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Pope Strongly Condemns Priest Child Abuse

BY Admin  April 23, 2002 at 3:15 PM EST

Addressing an emergency summit of Vatican officials and American Catholic leaders, including twelve cardinals and two bishops, the pontiff expressed hope that the scandal would eventually result in “a holier priesthood.”

He offered comforting words to victims of priest abuse, saying, “To the victims and their families, wherever they may be, I express my profound sense of solidarity and concern.”

The meeting is expected to determine whether the church will implement a policy on expelling pedophiles from the priesthood and turning them over to civil authorities. Leaders are speculating whether the pope will call for a ‘zero tolerance’ policy for priests who commit misconduct, or whether abusive priests should get a second chance.

John Paul expressed deep grievance at the scandal, saying, “The abuse which has caused this crisis is by every standard wrong and rightly considered a crime by society: it is also an appalling sin in the eyes of God.” He also said that pedophiles must not be allowed to seek refuge in the priesthood.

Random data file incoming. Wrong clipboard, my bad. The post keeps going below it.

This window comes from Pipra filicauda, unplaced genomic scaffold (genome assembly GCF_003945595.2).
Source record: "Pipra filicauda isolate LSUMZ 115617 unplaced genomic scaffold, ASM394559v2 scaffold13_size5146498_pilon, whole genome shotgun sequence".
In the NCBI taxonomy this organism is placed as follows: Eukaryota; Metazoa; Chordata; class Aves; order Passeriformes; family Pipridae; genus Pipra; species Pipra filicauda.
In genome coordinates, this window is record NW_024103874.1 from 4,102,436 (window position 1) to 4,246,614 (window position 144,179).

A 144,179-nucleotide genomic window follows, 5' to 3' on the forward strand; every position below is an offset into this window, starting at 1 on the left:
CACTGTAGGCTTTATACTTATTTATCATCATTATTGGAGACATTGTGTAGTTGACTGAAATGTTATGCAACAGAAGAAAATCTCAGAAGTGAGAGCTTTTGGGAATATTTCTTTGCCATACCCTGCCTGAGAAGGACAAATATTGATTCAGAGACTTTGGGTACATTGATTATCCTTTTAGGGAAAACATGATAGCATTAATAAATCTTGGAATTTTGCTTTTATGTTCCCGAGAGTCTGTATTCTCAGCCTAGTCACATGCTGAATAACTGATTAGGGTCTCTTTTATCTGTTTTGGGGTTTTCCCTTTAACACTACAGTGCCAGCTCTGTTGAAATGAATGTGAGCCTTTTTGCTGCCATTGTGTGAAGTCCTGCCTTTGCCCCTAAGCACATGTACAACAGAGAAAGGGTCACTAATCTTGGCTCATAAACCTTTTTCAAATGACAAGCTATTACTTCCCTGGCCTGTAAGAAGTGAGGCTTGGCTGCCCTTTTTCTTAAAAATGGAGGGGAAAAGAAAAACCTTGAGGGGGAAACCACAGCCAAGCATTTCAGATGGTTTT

The ailing 81-year-old pontiff asked American Catholics to stand by their priests and bishops in a period of deep crisis, saying the scandal should not tarnish the reputation of the entire church.

“A great work of art may be blemished, but its beauty remains,” he said.

John Paul did not encourage discussion of a change in the celibacy rule for priests, despite speculation that a policy change could result from the scandal. The pontiff said Catholics “must know that bishops and priests are totally committed to the fullness of Catholic truth on matters of sexual morality.”

Boston Cardinal Bernard Law was among the attendees in Rome. Law has come under fire after admitting he reassigned pedophile priests from parish to parish, and is facing intense pressure to step down. Despite such pressure, the issue of Law’s resignation was not raised during the meetings, according to Chicago’s Cardinal Francis George.

Law did, however, issue an apology to his fellow Catholic leaders, saying, “If I hadn’t made some terrible mistakes, they probably wouldn’t be at the Vatican this week.”

Similar scandals involving the clergy have emerged in recent years, in such countries as Austria, Poland, Ireland, Mexico and France.